Open Europe Blog

This morning, the EU’s Court of Auditors published its report on the EU’s 2011 accounts. Although the auditors concluded that the Commission’s accounts are reliable, they also found that the actual spending was “affected by material error”, and for the 18th year in a row they refused to sign off on it.

Here are the key points:

Total spending in 2011 was €127.2bn, of which 3.9% – or €4.96bn – was “affected by material error”. In 2010, the corresponding figures were 3.7% and €5.38bn, meaning an increase of €580m in the amount of erroneous spending.

Breaking down the budget into policy headings, we see that only the areas of External relations, aid and enlargement and administrative spending were deemed to be “free from material error”, i.e. an error rate of below 2%. For the other policy areas:

Agriculture: market and direct support
Total Spending = €43.8bn
Estimated error rate = 2.9%
Erroneous Spending = €1.27bn

Rural development, environment, fisheries and health
Total Spending = €13.3bn
Estimated error rate = 7.7%
Erroneous Spending = €1.02bn

Regional policy, energy and transport
Total Spending = €33.4bn
Estimated error rate = 6%
Erroneous Spending = €2bn

Employment and social affairs
Total Spending = €10.2bn
Estimated error rate = 2.2%
Erroneous Spending = €0.22bn

Research and other internal policies
Total Spending = €10.6bn
Estimated error rate = 3%
Erroneous Spending = €0.32bn

The Court also found that controls over 86% of the EU budget were only “partially effective”.

The Court also highlighted a few practical examples of how such errors were made. Here are a few examples from the report:

  • A farmer was granted a special premium for 150 sheep. The Court found that the beneficiary did not have any sheep. The corresponding payment was therefore irregular.
  • In two Member States Italy (Lombardia) and Spain (Galicia), the Court found cases where ‘permanent pasture’ reference parcels were recorded as being 100% eligible despite the fact that they are fully or partially covered with dense forest or other ineligible features.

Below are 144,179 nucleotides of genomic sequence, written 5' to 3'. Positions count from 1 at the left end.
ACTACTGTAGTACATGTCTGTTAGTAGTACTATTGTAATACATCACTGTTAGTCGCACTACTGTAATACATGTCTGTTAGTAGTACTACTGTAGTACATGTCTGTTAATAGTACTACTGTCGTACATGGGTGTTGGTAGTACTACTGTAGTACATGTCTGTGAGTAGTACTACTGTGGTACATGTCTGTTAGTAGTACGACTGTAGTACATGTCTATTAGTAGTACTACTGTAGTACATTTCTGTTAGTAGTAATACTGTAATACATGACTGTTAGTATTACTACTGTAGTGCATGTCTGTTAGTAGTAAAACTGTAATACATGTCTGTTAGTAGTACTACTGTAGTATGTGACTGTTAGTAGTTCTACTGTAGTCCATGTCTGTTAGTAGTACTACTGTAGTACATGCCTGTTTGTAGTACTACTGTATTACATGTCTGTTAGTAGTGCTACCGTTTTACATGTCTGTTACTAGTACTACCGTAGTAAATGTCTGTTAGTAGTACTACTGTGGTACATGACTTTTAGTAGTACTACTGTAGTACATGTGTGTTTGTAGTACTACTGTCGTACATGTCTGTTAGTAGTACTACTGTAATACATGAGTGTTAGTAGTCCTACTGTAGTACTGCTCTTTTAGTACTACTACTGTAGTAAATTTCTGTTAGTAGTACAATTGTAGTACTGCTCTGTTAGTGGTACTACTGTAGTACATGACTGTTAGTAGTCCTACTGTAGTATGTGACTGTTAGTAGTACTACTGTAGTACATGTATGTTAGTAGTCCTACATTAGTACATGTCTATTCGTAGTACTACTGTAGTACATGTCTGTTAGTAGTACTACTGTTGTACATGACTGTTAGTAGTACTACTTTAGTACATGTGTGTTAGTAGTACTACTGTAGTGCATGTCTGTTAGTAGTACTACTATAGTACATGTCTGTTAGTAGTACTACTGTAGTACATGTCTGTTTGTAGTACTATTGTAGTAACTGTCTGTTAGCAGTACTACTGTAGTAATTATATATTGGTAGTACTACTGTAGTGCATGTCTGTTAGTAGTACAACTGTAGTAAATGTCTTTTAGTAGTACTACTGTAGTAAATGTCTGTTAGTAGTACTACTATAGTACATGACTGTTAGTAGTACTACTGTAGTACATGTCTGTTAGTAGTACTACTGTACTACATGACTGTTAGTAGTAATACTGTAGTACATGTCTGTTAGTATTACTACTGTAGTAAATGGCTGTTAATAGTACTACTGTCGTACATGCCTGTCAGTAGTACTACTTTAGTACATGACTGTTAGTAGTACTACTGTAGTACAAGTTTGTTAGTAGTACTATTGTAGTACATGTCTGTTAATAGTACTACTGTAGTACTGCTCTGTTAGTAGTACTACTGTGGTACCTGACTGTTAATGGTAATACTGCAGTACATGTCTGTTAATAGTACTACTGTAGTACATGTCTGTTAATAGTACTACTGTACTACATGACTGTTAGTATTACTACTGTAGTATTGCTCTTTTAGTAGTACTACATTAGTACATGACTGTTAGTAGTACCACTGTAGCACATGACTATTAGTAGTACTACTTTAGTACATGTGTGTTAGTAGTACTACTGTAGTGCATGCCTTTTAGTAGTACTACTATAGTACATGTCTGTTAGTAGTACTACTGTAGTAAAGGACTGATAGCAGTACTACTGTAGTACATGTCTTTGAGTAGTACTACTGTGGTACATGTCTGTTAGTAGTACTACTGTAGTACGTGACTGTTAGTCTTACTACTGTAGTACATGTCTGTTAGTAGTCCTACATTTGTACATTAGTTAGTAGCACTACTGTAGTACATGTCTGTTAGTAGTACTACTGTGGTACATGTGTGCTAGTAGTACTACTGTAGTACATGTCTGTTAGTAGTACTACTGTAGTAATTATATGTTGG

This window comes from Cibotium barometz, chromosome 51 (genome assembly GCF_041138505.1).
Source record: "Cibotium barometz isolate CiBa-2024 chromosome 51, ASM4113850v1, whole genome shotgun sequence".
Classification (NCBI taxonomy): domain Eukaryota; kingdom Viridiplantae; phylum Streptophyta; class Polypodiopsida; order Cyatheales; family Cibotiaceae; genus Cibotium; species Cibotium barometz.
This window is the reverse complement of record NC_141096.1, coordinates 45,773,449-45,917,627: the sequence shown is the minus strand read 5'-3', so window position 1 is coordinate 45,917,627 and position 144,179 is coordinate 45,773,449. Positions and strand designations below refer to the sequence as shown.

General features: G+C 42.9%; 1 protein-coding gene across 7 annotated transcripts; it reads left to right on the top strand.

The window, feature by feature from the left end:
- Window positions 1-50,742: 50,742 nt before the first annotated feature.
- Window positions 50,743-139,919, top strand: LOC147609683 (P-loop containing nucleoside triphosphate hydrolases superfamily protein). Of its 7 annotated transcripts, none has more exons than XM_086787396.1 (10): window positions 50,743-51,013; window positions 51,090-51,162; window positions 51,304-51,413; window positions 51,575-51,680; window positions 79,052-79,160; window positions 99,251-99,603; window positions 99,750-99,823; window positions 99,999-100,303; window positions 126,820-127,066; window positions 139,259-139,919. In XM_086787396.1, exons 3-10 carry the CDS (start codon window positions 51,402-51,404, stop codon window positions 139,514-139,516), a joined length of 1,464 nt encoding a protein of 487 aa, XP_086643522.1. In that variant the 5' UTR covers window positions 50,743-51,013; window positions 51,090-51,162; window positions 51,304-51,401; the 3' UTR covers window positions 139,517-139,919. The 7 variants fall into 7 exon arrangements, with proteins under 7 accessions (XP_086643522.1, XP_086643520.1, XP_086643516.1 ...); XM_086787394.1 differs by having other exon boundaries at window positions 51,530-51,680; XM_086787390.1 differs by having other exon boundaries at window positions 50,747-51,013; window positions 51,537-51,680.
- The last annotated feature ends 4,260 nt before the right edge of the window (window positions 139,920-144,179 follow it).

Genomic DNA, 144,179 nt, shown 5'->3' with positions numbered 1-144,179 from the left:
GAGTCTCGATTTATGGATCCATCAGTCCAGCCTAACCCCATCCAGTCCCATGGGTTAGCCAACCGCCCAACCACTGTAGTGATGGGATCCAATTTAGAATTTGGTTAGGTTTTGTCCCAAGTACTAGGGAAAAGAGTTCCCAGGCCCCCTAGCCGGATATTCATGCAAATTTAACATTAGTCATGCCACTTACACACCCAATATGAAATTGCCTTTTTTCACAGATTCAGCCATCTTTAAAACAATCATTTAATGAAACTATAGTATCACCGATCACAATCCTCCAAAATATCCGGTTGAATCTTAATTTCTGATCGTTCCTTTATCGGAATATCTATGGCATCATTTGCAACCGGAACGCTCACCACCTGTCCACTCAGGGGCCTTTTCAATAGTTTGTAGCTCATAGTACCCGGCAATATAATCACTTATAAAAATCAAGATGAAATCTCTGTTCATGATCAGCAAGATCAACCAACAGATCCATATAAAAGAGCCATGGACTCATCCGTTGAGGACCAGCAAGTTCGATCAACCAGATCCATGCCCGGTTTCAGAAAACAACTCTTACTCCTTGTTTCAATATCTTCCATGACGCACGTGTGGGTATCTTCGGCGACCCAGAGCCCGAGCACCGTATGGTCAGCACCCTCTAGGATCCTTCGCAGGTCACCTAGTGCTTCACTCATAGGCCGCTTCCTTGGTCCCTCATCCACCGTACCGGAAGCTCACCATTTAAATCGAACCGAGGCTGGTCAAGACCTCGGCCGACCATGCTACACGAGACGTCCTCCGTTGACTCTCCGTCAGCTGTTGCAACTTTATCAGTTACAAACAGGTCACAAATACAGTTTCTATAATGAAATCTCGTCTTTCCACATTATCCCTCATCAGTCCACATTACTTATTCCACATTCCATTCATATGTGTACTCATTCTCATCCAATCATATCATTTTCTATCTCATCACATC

• European Social Fund – one of the so-called structural funds – gave money to a commercial association, as support for its activities, which included advising small and medium-sized enterprises (SMEs). The costs of several staff members of the association were charged to the ESF project, although evidence supporting the charging of their time to the project could not be provided. The Court considers that the project staff costs have been overcharged by 60%.
  • A beneficiary from the EU’s research funding pot declared overheads amounting to €366,891 and included the indirect costs of all its departments while only considering the research personnel as an allocation key when charging these costs to research projects. This resulted in non-related costs being charged, leading to an over-claim of €180,670.

Vitor Caldeira, the ECA’s chairman, is quoted in the Telegraph as saying that auditors had “found too many cases of EU money not hitting the target or being used sub-optimally”, an argument we have also made repeatedly, not least in recent reports on the EU’s largest spending areas – Regional and Agricultural policy. Caldeira concluded that: 

“With Europe’s public finances under severe pressure, there remains scope to spend EU money more efficiently and in a better targeted manner. Member states must agree on better rules for how EU money is spent, and member states and the commission must enforce them properly. In this way, the EU budget could be used more efficiently and effectively to deliver greater added value for citizens.” 

We couldn’t have put it better ourselves. Brussels needs to get its own house in order (albeit many of the faults lie with national managing authorities) rather than demanding ever more money from European taxpayers.

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